Downeast Dog News

Which Companies Are Behind Your Pet’s Food?

Caveat Emptor – Buyer Beware
By Don Hanson, ACCBC, BFRAP, CDBC, CPDT-KA | Oct 01, 2019
Photo by: Debra Bell

As a pet food retailer, I am part of an industry that many believe, myself included, has a well-deserved reputation for being deceptive. Many companies practice “legal’ marketing practices that any well-informed consumer would find unsettling. Some of the schemes used in the pet food industry make me hang my head in shame. I try to make up for that by learning everything I can and providing people with factual information they need to feed their pets for optimal health. [FMI –]

In her book Dog Food Logic: Making Smart Decisions for Your Dog in an Age of Too Many Choices, author and animal nutritionist Linda Case states, “We find that more than 50 % of dog owners do not distinguish between the brand name of a food and the company that produces (owns) that brand. This confusion is not the fault of owners by any means, since it is in the best interest of large companies to keep consumers in the dark regarding exactly how many brands of food they produce and market.”

Before you even consider specific brands of food, it is essential that you understand the companies behind the pet food industry. I believe that if you want to do the best for your pet, this is information you need to know — caveat emptor.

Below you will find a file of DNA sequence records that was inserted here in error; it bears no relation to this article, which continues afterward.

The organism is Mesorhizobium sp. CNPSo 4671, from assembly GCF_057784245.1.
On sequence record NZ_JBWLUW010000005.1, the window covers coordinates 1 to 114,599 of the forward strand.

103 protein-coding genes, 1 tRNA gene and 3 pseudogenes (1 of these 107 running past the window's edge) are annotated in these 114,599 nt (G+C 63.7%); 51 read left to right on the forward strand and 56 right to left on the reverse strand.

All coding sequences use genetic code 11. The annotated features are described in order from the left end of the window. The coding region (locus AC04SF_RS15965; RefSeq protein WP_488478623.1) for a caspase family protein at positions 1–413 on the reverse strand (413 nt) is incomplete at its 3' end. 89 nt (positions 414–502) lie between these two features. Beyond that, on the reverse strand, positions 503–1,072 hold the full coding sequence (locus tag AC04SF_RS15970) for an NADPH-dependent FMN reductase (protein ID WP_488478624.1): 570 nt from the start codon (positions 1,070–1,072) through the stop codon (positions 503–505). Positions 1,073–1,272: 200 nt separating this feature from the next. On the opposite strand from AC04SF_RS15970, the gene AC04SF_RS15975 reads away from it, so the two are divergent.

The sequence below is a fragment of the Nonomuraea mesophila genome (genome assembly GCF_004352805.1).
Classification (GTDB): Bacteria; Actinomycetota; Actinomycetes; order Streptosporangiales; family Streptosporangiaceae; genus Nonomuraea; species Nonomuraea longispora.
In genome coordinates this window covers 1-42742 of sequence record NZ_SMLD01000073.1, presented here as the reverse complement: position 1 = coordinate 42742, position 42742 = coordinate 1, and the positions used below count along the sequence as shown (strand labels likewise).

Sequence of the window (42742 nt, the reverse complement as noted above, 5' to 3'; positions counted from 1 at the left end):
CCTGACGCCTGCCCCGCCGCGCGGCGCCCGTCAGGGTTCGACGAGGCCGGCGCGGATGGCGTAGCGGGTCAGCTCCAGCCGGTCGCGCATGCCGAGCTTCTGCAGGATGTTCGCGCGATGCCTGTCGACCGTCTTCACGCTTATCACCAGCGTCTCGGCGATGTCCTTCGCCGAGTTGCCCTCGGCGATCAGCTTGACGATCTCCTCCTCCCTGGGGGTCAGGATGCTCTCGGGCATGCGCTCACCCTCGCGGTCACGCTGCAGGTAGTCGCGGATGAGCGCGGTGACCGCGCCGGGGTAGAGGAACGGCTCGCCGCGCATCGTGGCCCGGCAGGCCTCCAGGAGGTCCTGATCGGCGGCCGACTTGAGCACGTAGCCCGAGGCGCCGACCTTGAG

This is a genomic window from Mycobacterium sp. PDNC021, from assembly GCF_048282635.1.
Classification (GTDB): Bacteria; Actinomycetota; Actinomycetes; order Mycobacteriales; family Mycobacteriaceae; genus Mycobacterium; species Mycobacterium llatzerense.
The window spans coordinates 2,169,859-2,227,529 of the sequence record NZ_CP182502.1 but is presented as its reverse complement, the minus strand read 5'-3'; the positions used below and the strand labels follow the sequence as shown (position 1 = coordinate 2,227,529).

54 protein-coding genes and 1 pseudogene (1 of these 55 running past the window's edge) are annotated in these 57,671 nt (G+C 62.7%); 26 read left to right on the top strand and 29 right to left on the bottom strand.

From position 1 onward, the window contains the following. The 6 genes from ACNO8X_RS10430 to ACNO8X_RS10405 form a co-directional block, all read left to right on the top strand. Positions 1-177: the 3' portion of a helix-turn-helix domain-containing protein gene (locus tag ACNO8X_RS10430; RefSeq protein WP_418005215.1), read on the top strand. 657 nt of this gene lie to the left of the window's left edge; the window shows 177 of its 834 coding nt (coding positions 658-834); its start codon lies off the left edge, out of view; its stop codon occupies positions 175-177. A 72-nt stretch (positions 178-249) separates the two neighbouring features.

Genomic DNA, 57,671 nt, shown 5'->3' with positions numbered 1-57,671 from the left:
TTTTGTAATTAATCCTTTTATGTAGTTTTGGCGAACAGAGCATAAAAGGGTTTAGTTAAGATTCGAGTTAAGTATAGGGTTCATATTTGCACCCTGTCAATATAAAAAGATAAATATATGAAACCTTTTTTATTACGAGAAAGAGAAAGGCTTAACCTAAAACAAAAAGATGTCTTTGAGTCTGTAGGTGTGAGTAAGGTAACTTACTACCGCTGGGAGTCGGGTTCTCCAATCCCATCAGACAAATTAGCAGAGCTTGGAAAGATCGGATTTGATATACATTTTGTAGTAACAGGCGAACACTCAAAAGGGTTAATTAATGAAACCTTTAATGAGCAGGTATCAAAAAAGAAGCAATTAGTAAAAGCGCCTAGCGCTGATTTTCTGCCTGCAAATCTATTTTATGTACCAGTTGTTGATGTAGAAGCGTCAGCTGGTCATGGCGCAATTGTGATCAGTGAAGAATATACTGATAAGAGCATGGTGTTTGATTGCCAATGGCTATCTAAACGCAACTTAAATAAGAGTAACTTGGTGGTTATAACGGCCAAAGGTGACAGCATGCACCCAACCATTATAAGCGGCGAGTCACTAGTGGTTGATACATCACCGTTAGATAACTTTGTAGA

Pet food is big business. According to data provided by Petfood Industry magazine, pet food companies had revenues of over $44 billion in 2018 for North America alone. Six companies, accounting for 106 different pet food brands, took in over $39 billion or 89.3% of all pet food revenue. It is essential to understand that all of those different brands you see advertised and on retail shelves may not be as different as they would have you believe.

Leading the list of multi-national conglomerates in the pet food business is Mars Petcare, part of the Mars Candy company. Mars accounted for 41.1% of all the pet food sold in North America across their 41 pet care brands. Those brands include: Cesar, Dreamies, Eukanuba, Greenies, IAMS, Nutro, Pedigree, Royal Canin, Royal Canin Veterinary Diets, Sheba, Temptations, Waltham, and Whiskas.

Another candy company, Nestlé Purina PetCare is in the second position at 29.9% market share with 30 brands. Pet food and treat brands owned by Nestlé include: Alpo, Bakers, Beggin’, Beneful, Beyond, Busy, Castor & Pollux, Cat Chow, Chef Michael’s, Deli-Cat, Dog Chow, Fancy Feast, Felix, Friskies, Frosty Paws, Gourmet, Just Right, Kit & Kaboodle, Mighty Dog, Moist & Meaty, Muse, Purina, Purina ONE, Purina Pro Plan, Pro Plan Veterinary Diets, Second Nature, T-Bonz, Waggin’ Train, and Zukes.

At the third position on the list is J.M Smuckers, the jam company. They are relatively new to the pet care industry, having purchased several companies over the past few years. Smuckers controls 6.6% of the pet food market in North America with 14 brands accounting for $2.9 billion in sales in 2018. Brands owned by Smucker’s include: 9 Lives, Canine Carry-Outs, Dad’s, Gravy Train, Kibble ‘n Bits, Meaty Bone, Meow Mix, Milk-Bone, Milo’s Kitchen, Natural Balance (Dick Van Patten), Nature’s Recipe, Pup-Peroni, Rachael Ray Nutrish, and Snausages.